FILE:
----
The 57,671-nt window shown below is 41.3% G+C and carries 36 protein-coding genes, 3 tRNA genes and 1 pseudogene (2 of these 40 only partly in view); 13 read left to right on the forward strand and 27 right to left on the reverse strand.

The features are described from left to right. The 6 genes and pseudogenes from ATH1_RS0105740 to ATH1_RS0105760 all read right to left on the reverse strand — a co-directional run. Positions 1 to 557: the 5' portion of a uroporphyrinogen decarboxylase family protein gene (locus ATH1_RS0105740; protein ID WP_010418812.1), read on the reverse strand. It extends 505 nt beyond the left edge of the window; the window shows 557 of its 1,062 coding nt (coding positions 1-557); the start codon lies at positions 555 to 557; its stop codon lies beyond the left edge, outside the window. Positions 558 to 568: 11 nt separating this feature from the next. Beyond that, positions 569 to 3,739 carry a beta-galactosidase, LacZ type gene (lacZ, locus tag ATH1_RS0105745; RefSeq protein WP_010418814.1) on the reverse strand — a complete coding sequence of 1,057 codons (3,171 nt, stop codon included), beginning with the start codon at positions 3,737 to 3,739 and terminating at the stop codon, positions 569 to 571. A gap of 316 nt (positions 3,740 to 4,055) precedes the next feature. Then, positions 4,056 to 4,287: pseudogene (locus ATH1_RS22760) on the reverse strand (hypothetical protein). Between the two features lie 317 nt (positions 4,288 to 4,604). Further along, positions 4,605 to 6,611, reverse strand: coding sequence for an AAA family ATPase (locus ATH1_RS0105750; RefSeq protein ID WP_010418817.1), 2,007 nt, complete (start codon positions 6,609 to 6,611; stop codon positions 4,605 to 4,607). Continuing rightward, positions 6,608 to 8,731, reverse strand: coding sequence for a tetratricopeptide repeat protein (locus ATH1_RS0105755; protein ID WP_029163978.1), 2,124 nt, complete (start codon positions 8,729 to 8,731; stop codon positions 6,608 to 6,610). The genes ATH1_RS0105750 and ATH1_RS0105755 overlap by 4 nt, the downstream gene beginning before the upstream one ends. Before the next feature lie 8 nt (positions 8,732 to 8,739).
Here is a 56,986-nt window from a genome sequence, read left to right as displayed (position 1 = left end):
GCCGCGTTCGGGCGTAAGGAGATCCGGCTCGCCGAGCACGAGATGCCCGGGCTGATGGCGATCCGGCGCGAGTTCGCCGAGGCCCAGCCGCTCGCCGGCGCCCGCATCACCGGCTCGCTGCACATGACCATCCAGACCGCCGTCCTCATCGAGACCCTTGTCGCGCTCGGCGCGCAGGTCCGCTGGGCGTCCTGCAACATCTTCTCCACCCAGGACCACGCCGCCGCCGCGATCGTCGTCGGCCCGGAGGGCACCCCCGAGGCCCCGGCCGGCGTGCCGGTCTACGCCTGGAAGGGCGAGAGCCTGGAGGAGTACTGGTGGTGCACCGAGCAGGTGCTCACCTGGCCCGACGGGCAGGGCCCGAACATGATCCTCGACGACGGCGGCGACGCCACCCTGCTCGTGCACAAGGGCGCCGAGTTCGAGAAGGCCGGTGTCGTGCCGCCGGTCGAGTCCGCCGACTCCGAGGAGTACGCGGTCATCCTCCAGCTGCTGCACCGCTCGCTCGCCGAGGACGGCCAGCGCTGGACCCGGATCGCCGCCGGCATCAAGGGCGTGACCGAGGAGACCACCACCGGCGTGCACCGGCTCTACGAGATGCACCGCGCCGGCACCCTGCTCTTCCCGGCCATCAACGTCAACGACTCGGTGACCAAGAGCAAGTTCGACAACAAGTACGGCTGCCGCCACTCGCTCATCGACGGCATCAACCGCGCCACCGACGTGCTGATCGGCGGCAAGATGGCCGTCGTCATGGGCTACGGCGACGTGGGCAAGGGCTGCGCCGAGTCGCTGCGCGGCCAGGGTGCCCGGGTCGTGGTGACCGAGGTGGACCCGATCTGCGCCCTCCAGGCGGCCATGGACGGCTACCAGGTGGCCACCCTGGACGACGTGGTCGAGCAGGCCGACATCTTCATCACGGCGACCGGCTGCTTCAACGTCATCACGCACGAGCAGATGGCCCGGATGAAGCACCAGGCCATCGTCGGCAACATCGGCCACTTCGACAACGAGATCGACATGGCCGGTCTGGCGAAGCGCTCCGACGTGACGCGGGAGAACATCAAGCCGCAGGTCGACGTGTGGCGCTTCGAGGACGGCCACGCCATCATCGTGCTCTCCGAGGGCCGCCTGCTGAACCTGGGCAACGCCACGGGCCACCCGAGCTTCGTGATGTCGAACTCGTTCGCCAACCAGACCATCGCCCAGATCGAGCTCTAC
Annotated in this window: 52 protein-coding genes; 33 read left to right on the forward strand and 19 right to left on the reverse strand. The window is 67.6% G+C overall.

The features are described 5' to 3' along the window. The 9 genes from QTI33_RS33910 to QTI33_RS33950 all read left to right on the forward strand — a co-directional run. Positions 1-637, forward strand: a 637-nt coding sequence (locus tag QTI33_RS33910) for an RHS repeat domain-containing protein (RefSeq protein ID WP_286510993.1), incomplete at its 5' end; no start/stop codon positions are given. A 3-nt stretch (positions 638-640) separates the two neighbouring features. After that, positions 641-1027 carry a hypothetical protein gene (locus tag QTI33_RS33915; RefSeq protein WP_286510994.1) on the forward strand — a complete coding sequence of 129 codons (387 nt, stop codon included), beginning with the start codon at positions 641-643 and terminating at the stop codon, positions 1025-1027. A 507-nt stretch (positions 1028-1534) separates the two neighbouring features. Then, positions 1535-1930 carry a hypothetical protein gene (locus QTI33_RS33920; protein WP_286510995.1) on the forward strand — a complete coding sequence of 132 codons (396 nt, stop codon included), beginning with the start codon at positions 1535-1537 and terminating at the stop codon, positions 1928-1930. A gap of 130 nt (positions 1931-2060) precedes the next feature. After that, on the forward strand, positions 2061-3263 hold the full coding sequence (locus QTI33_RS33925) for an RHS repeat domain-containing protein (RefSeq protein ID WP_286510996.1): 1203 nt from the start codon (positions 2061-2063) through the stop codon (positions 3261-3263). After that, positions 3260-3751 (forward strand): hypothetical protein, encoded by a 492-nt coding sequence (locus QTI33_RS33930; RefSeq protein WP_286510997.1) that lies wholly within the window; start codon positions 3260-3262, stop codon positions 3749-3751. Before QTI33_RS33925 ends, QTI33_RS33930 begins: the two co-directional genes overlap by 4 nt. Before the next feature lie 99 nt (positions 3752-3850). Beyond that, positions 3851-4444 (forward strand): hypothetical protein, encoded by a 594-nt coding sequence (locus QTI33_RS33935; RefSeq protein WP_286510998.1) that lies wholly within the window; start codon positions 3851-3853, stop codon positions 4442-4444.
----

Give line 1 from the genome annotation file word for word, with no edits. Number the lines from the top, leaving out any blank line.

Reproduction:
The 57,671-nt window shown below is 41.3% G+C and carries 36 protein-coding genes, 3 tRNA genes and 1 pseudogene (2 of these 40 only partly in view); 13 read left to right on the forward strand and 27 right to left on the reverse strand.